Consumers have several options open when choosing to declare bankruptcy. Chapter 7 of the federal Bankruptcy Code lays out the procedure for a liquidation bankruptcy. In a Chapter 7 bankruptcy, the debtor files a petition with the bankruptcy court. This action leads to an automatic stay, which prevents creditors from taking further action to collect their debts. The bankruptcy court will appoint a third party called a trustee. The trustee liquidates the debtor's assets, and uses any funds collected to pay debts. Often, the debtor's assets are already subject to a lien or exempt from bankruptcy. Any debts remaining after the distribution of funds are discharged, which frees the debtor from any requirement to pay them. However, some debts cannot be discharged through bankruptcy. These include taxes, debts resulting from fraud or malicious acts, and some debts incurred shortly before filing for bankruptcy.
Since the bankruptcy reform of 2005, consumers cannot choose Chapter 7 automatically. If they have enough income, they will be required to choose a Chapter 13 bankruptcy.
A Chapter 13 or reorganization bankruptcy is a better choice for some consumers, when they have a stable income, believe their financial problems are temporary, and want to repay some debt.
As with a Chapter 7 bankruptcy, the debtor files a petition which leads to an automatic stay. The debtor must then file a payment plan, which can take three or five years. Creditors are allowed to give feedback on this plan, but cannot take any further action if it is approved by the bankruptcy court. Once the plan is approved and completed, the debtor's debts are discharged.
A chapter 7 bankruptcy is a liquidation bankruptcy. The debtor files a statement of assets and debts with the court and asks the court to order those debts non payable by the filing debtor. The debtor gets to retain a list of property for the debtor's "Fresh start." In Iowa, this generally means $10,000 of tools of the trade, , $1,000 in the bank account, IRAs/401 Ks,$7,000 of value in a vehicle (the portion of the vehicle not covered by a loan), one rifle and one shot gun, and $7,000 of value in household goods.
Any assets over that amount (for example, campers, atvs, snowmobiles) may be taken by the trustee and sold. The proceeds from the sale are then split between the trustee (who take (25%) and all of the creditors of the debtor. This usually results in pennies on the dollar owed.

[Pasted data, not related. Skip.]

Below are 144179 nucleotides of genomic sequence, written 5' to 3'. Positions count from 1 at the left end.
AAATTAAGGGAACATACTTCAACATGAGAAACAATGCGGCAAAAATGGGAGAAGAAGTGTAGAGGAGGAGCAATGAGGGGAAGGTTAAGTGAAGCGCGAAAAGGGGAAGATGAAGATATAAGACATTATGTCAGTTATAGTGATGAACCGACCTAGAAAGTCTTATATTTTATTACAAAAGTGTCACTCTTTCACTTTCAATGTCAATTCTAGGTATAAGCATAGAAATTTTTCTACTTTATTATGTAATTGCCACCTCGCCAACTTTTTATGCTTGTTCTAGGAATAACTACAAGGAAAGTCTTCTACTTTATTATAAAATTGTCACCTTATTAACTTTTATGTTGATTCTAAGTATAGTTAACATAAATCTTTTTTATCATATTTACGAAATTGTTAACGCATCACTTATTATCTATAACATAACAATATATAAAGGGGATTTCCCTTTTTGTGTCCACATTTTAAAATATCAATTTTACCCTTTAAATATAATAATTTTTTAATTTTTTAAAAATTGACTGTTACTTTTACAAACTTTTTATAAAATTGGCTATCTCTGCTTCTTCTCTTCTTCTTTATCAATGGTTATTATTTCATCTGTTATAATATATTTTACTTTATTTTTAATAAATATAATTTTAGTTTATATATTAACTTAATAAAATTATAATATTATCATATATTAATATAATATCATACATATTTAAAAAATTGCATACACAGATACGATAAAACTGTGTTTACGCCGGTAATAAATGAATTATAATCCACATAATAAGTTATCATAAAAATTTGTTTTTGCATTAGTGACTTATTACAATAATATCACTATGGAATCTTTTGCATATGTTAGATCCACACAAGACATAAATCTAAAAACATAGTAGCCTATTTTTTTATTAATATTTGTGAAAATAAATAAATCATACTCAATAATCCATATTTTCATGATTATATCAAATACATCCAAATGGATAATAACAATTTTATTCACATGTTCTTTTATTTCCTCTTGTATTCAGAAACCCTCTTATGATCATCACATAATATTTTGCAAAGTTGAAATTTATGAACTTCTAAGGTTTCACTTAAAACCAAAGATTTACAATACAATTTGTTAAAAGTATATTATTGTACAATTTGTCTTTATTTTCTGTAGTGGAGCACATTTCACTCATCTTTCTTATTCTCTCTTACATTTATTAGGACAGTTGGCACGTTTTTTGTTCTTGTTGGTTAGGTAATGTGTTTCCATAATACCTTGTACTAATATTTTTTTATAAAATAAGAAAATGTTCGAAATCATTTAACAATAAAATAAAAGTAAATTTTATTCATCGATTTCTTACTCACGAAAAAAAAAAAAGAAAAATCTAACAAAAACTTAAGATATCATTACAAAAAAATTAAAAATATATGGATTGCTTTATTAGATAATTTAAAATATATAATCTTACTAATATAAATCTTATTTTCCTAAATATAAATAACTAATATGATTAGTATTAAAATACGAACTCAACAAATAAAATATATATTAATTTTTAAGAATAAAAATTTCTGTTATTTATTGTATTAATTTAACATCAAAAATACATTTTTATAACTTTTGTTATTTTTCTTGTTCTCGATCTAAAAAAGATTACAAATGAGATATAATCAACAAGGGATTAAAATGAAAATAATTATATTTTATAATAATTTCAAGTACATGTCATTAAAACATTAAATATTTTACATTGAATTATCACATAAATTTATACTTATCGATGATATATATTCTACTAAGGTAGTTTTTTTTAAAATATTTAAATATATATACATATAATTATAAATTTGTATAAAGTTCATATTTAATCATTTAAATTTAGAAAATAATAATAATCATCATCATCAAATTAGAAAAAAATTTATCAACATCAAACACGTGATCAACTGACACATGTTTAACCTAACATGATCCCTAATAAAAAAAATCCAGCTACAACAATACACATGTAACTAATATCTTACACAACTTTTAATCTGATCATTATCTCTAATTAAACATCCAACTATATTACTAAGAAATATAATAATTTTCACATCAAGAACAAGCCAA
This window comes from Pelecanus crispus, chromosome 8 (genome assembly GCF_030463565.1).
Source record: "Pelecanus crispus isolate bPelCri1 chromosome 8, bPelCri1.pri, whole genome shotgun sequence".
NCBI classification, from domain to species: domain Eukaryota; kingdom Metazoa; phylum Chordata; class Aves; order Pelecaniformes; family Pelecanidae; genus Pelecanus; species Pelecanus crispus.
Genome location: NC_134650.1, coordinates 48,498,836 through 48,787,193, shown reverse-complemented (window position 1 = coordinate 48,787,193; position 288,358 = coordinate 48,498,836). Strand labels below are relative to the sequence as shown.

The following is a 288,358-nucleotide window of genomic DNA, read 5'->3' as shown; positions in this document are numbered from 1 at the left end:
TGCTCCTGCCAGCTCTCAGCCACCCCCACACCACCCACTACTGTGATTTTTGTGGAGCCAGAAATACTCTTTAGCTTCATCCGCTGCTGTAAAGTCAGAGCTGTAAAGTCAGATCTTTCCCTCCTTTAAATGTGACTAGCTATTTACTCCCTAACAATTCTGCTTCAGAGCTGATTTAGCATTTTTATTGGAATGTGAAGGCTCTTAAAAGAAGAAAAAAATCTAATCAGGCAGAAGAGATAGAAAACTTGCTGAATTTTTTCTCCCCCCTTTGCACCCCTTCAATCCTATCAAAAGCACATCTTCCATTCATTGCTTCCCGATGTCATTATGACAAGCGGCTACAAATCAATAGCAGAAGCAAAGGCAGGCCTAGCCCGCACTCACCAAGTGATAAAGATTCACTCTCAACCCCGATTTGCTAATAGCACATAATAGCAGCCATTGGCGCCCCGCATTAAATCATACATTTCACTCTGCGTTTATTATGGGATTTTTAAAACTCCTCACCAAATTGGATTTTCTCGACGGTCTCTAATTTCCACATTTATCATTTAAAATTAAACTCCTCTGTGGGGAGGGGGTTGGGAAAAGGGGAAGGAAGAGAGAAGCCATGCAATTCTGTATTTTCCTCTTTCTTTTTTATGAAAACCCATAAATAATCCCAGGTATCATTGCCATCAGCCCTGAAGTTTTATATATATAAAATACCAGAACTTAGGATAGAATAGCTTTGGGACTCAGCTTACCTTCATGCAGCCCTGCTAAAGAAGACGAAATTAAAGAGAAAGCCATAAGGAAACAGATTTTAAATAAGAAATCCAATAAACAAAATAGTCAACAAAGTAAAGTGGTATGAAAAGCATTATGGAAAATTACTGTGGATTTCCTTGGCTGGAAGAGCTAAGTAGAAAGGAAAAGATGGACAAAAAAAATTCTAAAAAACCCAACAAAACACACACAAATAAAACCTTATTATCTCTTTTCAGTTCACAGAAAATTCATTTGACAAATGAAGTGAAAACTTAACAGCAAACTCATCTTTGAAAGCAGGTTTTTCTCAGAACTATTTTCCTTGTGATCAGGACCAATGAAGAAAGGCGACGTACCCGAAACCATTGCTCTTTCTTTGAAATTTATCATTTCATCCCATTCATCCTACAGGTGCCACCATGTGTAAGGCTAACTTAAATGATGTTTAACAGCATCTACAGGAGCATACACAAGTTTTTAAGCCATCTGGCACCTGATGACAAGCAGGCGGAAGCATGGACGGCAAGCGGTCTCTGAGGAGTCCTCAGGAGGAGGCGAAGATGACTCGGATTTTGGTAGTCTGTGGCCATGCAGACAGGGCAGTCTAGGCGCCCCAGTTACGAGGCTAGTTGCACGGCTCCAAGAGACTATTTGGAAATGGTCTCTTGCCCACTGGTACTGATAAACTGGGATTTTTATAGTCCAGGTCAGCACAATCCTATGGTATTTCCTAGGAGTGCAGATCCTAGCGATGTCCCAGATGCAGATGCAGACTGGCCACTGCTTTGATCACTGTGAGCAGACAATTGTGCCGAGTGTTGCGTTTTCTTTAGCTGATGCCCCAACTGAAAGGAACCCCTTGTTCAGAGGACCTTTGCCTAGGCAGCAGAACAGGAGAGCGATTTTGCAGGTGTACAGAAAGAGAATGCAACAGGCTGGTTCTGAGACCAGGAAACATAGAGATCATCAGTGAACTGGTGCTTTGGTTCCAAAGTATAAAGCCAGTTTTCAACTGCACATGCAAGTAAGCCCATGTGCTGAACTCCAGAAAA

Chapter 13 has several advantages over Chapter 7 for many debtors, including:
- No 8-year waiting period before filing again for bankruptcy.
- Allows discharge of more types of debt.
- Allows debtors to retain more assets.
Debtors can choose to switch their bankruptcy from one chapter to another, but cannot switch back.
It is possible for creditors to attempt to force a debtor into bankruptcy. However, this requires a minimum number of creditors and a minimum amount of debt. If courts decide against the creditors, they can face tough penalties and be held liable for court costs and damages.
Chapter 13 is also known as the "wage earners plan." In a Chapter 13 bankruptcy case, the debtor has income and develops a plan to repay all or part of the debt over three to five years. During this time, creditors may undertake collection efforts.
When a chapter 13 is filed, a plan is filed with it . This plan is a detailed description of how to pay creditors' claims using future earnings over 3 to 5 years. The payments start with in 30 days of filing even if the plan is not yet approved. Chapter 13 is a reorganization of debt and a court supervised attempt (the plan) to pay debts of the debtor over time. . In a chapter 13 case, some debts can be reorganized, sometimes against the creditors wishes and creditors are placed in different classes, who are paid differently under the plan. You can have more assets in a Chapter 13, but they are less likely to be successful and are far more expensive than a Chapter 7. Many plans fail and are shipped to chapter 7 because the debtors get divorced, lose their income or have other events happen in that 3-5 year plan period.
Debtors and creditors can both benefit from the counsel of an experienced bankruptcy law attorney. The bankruptcy process can be expensive and complicated, and has long-term ramifications. An attorney can help to get you through this process, or advise you on alternatives like counseling or developing a payment plan.
If you would like to schedule a initial consultation contact an Iowa bankruptcy attorney, representing clients in Waverly, Iowa at the Dillon Law P.C. Give us a call at (563) 578-1850 or complete our inquiry form.